Planning your year-round family budget

Keeping to your monthly budget can be a real challenge when there are so many events and occasions taking place all year round. Just when you think you’ve got your finances under control and your savings moving in the right direction, something springs up that can throw you off course.

With a little planning, however, you can save small amounts over the year that will cover the expected, unexpected and those can’t-miss annual events. We take a look at every season of the year and some of the potential costs that could be on your family’s radar, with tips to budget for them in advance.

Happy family tobogganing


According to a Retail Council of Canada survey, the average Manitoban expects to spend $770 this holiday season, up from $608 last year. The increase is attributed to the cost of food, beverages and entertaining, along with spending on gifts and travel.

This sheds light on why so many Canadians go into debt over the holidays, with Bloomberg recently reporting that 25% of Canadians still hadn’t paid off last year’s holiday debts. To avoid this from happening, set up automatic savings of $50-$80 per month from January onwards and put it in a dedicated holiday account that you don’t touch.

This will free-up money from your budget to spend on other winter occasions, including activities you might do on long weekends such as Louis Riel Day, plus winter events like Festival du Voyageur.

Louis Riel Day, a statutory holiday unique to Manitoba, is observed on the third Monday of February. It is an opportunity for families to spend time together, learn about Métis culture and celebrate Louis Riel’s vision. Louis Riel was a champion for equal rights, social justice and bilingualism. He was the driving force behind Manitoba becoming Canada’s fifth province; under the Louis Riel Act, he holds the honorary title of ’First Premier of Manitoba’.

Western Canada’s largest annual winter festival, Festival du Voyageur, takes place in Saint Boniface, Winnipeg’s French quarter. “Festival” (‘val’ as in ‘valley’) celebrates Manitoba’s Francophone, Métis, and Indigenous histories! Experience traditional food and feast your eyes and ears on live music, dance, snow sculptures and the visual arts.


After a long, cold winter, many of us yearn to get away to warmer climates over spring break. However, you can expect a decent all-inclusive to cost about $275 per person, per night. That adds up quickly for families. While some choose to pay on credit, you could budget for your trip and pay for it from your planned savings.

Couple vacationing; sitting on a dock looking at a view of the ocean and palm trees

Work out how much you can afford to take from your monthly budget and multiply it by the number of months left between now and your trip. That amount is your vacation budget. For example, if you think you can cut back by $500 each month for about 6 months in advance, you would be able to put that $3,000 directly towards your trip.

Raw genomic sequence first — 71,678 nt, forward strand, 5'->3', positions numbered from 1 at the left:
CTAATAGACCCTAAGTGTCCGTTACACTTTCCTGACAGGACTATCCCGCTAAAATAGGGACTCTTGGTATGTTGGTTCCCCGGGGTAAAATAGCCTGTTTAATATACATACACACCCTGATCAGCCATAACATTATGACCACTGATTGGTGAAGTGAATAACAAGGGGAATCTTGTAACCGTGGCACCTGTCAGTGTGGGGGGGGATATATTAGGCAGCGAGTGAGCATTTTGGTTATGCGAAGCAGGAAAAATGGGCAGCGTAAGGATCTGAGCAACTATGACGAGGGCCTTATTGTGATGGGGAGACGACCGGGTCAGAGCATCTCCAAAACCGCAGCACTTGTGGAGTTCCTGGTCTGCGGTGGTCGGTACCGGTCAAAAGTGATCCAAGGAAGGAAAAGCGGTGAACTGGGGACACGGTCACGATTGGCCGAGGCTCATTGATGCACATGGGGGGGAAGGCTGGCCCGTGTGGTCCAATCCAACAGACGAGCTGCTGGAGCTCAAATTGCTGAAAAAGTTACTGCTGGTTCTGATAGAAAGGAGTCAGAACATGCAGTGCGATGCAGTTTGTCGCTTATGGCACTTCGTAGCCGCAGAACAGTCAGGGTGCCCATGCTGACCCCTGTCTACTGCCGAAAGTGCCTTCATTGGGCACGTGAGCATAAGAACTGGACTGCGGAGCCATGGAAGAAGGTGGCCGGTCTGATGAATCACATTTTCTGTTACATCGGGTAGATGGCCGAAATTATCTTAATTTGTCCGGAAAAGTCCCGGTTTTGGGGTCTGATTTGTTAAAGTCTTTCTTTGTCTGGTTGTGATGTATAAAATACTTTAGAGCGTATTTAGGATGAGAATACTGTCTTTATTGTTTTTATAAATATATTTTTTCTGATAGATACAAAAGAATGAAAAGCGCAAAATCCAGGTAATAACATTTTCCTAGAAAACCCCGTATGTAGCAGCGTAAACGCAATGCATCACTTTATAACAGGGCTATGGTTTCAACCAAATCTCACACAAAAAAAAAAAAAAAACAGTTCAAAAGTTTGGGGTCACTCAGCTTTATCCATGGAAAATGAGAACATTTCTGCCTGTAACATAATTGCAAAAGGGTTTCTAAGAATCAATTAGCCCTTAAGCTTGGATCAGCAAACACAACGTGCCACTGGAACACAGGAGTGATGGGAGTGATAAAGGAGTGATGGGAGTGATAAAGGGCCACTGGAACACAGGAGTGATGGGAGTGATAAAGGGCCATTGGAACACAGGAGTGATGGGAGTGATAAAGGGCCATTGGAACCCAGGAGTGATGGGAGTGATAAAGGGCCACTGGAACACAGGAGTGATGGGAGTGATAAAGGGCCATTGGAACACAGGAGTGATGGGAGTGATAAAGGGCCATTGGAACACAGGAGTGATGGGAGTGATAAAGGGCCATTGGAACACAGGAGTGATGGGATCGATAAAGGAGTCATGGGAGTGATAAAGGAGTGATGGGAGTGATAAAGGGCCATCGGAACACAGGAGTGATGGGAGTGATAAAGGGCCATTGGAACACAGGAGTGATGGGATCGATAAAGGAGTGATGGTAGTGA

Every month, put those savings into a specific trip fund so you can see the progress towards your goal. Then make your budget stretch by finding vacation packages from sites like Expedia and


There are so many ways to enjoy the summer in Manitoba without breaking the bank. Shorter trips, closer to home, can cost just a few hundred dollars and easily be saved in just a few months.

A trip to the Spirit Sands (a.k.a. Carberry Desert) in the Spruce Woods Provincial Park is a low-budget, high-value experience that you may never have experienced! Group fees for camping start at $33.60, a small price to pay to see Manitoba’s only desert, along unique plants, like the pincushion cactus, and animals like the hognose snake.

Audience at a rodeo

When public events are back in the swing of things, the Manitoba Stampede in Morris is one of many events that provide entertainment for the whole family. From the midway to the agricultural fair to the rodeo, there’s something for everyone. While hotels fill up quickly, there are campsites available at $75 for three nights, but be sure to book early. A stampede family pass is just $80 for two adults and two kids, making this a very affordable trip.


Back-to-school time can be costly for any family. With new clothes, backpacks and sports equipment all needed in addition to your regular expenses, the numbers add up. A good tip is to save your kids’ clothing budget over the preceding four months so that you have enough to pay for it all.

Children wearing back packs accompanied by an adult

Whether your kids are sports fanatics or they’re into music, dance, arts or other extra-curricular activities, these can come with many additional expenses. Between equipment, lessons, league fees and extra activities, it can add hundreds (or thousands) of dollars per child throughout the season, depending on their level. This kind of expenditure really needs its own budget.

Work out how much you’ll need, including the obvious costs such as registration fees and travel, as well as the hidden costs such as extra gas to drive them around, your own entrance fees to special events, plus hotels and food for “away” games and activities. Divide this total by 12 and put this monthly amount away over the year, in a dedicated account.

Savings accounts to keep you on budget

For more savings tips for your annual budget, contact your ACU financial advisor. They can give you great advice on how to save within your budget limits and which savings accounts are best suited to your needs.

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About James Burns

James Burns is a freelance writer and copywriter. With a background in journalism, financial services and marketing, he writes for a wide range of companies across the financial services spectrum. His articles and blogs provide financial advice and insights to both consumers and businesses.

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